Sex Crimes

Federal Judge Says Molestation Law Criminalizing Diaper Changes Violates Due Process

Arizona is the only state that does not require proof of sexual intent to convict someone of molesting children.


Rafael Ben-Ari/Chameleons Eye/Photoshot/Newscom

In every state but one, sexual intent is an essential element of child molestation. Arizona is unique in criminalizing a wide range of innocent conduct that involves directly or indirectly touching children's private parts, including bathing, diapering, or circumcising them. Instead of requiring prosecutors to prove sexual intent, Arizona's law puts the burden on defendants to prove a lack of sexual intent. According to a recent ruling by a federal judge in Phoenix, that shift poses "a grievous threat to due process of law," because "the defendant bears the burden of disproving the very thing that makes child molestation child molestation."

Last week U.S. District Judge Neil Wake overturned the 2007 conviction of Stephen May, a former schoolteacher and swim instructor who was sentenced to 75 years in prison for child molestation after he was accused of inappropriately touching four children during swimming lessons at a community pool in Mesa. "The State deprived May of his constitutional right to due process of law and proof of guilt beyond a reasonable doubt," Wake writes. "By crafting its child molestation law as it did, Arizona spared itself from proving sexual intent and instead burdened May with disproving it. Absent sexual intent, however, all the conduct within the sweep of the statute is benign, and much of it is constitutionally protected."

Arizona defines child molestation, a Class 2 felony punishable by a minimum sentence of 10 years, as "intentionally or knowingly" engaging in "sexual contact" with a child younger than 15. It defines "sexual contact" as "any direct or indirect touching, fondling or manipulating of any part of the genitals, anus or female breast by any part of the body or by any object or causing a person to engage in such contact." The law allows an "affirmative defense" that the contact "was not motivated by a sexual interest," which the defendant must prove by a preponderance of the evidence.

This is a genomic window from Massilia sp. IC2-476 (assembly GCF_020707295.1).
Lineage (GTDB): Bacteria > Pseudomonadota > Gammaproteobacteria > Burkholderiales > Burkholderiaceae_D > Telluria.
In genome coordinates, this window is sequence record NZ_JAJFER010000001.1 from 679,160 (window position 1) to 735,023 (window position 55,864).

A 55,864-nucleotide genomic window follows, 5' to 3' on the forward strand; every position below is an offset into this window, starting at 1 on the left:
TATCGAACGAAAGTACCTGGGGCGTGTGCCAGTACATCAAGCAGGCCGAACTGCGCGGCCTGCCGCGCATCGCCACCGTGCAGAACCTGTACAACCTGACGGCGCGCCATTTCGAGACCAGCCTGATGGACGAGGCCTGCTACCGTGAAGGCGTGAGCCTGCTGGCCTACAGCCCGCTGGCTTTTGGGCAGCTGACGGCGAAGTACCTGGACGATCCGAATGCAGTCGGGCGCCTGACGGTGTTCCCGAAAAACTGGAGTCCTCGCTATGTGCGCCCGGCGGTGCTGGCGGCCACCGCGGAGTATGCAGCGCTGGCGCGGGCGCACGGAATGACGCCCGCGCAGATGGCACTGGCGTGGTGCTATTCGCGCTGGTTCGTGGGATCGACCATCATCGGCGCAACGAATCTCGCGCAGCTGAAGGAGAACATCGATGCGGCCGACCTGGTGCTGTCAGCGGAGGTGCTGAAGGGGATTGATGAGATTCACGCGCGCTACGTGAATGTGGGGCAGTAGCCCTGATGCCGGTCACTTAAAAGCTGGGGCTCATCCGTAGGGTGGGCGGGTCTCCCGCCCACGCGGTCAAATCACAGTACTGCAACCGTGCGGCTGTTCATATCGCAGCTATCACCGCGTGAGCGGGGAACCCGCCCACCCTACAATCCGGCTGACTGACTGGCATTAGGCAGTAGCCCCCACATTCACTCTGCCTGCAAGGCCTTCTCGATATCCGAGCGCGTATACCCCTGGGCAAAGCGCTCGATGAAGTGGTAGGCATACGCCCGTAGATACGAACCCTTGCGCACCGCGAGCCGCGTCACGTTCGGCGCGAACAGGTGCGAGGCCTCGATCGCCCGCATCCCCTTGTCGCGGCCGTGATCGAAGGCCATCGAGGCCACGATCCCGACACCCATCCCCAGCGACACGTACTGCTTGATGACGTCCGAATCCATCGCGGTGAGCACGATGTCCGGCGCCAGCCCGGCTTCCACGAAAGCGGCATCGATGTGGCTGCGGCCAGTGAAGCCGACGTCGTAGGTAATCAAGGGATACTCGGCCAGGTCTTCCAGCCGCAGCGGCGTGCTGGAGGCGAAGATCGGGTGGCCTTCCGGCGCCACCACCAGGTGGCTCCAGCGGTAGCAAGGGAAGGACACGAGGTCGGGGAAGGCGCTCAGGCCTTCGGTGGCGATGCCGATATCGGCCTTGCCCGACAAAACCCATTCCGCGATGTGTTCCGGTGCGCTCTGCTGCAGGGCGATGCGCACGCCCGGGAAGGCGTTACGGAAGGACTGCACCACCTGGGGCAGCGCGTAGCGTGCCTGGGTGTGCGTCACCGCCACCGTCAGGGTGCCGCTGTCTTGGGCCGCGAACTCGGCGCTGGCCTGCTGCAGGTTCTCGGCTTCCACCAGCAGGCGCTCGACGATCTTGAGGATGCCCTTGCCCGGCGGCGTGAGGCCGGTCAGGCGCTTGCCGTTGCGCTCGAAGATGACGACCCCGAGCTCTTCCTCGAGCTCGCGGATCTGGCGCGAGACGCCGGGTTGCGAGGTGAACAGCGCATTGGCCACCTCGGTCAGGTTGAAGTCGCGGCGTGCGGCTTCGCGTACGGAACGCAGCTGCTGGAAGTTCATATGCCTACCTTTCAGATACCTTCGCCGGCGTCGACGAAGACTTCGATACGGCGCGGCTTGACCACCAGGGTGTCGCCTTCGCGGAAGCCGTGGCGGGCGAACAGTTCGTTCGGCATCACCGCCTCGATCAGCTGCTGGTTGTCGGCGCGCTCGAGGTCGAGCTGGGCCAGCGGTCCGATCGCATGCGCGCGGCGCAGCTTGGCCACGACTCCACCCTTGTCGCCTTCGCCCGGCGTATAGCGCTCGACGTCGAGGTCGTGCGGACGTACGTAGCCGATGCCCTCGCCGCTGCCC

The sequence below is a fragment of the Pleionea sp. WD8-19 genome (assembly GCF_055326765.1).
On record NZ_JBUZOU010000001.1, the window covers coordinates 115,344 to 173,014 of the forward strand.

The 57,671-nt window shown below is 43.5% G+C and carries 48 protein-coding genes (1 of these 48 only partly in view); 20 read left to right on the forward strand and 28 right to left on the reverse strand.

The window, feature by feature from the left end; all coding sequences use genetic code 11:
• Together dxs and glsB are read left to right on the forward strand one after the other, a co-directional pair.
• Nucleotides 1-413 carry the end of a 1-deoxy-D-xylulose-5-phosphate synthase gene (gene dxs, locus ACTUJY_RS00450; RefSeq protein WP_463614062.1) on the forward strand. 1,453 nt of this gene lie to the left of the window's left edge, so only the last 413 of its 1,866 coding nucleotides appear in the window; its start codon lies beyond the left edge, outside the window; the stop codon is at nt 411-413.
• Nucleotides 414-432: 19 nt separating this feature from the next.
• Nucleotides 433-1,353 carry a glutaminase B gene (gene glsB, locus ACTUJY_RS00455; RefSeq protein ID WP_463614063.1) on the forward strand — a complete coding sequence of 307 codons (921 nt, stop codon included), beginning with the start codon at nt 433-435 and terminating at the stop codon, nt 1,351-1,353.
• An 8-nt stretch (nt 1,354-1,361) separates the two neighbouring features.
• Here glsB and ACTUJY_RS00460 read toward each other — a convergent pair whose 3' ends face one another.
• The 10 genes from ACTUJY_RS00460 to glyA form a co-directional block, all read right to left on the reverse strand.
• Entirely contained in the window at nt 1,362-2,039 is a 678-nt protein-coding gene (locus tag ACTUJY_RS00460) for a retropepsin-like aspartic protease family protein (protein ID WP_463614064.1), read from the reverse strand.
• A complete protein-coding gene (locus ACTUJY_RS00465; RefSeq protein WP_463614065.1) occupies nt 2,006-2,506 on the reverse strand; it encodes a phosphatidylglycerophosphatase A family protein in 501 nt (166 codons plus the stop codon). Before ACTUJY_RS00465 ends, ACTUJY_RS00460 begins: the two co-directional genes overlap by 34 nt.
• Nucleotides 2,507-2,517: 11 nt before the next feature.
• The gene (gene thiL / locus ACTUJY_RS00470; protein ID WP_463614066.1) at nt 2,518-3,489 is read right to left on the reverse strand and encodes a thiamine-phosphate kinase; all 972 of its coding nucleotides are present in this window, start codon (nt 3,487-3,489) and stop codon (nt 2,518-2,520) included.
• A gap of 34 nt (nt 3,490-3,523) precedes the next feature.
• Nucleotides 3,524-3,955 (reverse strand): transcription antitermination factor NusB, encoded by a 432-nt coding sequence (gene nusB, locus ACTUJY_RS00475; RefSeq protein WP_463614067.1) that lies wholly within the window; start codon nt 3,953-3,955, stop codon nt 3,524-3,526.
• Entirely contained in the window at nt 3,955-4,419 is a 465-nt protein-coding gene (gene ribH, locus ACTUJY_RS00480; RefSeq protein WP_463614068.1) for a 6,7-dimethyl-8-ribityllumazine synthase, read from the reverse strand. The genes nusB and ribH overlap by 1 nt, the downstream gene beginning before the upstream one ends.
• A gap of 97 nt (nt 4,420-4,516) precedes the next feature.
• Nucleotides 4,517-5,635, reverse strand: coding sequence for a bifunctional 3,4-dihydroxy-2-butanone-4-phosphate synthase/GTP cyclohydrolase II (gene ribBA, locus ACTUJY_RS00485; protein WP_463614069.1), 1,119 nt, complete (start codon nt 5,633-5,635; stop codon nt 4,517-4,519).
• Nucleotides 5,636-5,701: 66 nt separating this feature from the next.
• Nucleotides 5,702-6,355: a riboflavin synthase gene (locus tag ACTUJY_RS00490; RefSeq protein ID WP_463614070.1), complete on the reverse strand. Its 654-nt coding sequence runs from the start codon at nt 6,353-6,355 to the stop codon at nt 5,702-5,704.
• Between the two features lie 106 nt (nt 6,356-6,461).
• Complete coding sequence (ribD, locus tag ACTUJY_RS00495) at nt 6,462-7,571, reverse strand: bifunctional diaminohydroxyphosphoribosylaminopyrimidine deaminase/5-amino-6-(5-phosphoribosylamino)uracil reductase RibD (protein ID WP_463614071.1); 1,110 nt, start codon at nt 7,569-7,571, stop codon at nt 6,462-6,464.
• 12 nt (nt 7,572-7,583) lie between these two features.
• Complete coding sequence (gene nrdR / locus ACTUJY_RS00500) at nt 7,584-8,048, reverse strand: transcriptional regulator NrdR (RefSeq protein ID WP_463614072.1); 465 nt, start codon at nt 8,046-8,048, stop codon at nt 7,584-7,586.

On its face, Wake notes, Arizona's law "criminalizes diapering and bathing infants and much other innocent conduct," including "circumcision of babies, a ritual practiced in several religious faiths." He cites "a recent prosecution in Pima County, Arizona, where a father was put to his proof through trial for child molestation while bathing his daughter." (He was ultimately acquitted.) Even in jurisdictions that require proof of sexual intent for a conviction, Wake notes, quoting a California Law Review Article, there have been "disputes in which a father is [criminally] accused in connection with giving a child a bath; wiping his daughter after going to the bathroom; dealing with incontinence issues; giving kisses in the context of play, after a bath, or diaper change; and even tucking his daughters into bed."

When prosecutors do not have to prove sexual intent, it is much easier to convict innocent people in such cases. "The language of the elements describes benign and constitutionally protected behavior that could only become wrongful with sexual intent—the very fact the Arizona law forces the defendant to disprove," Wake observes. "This is convicting people without proof of wrongdoing because they have not disproved the only thing that could color their conduct as culpable."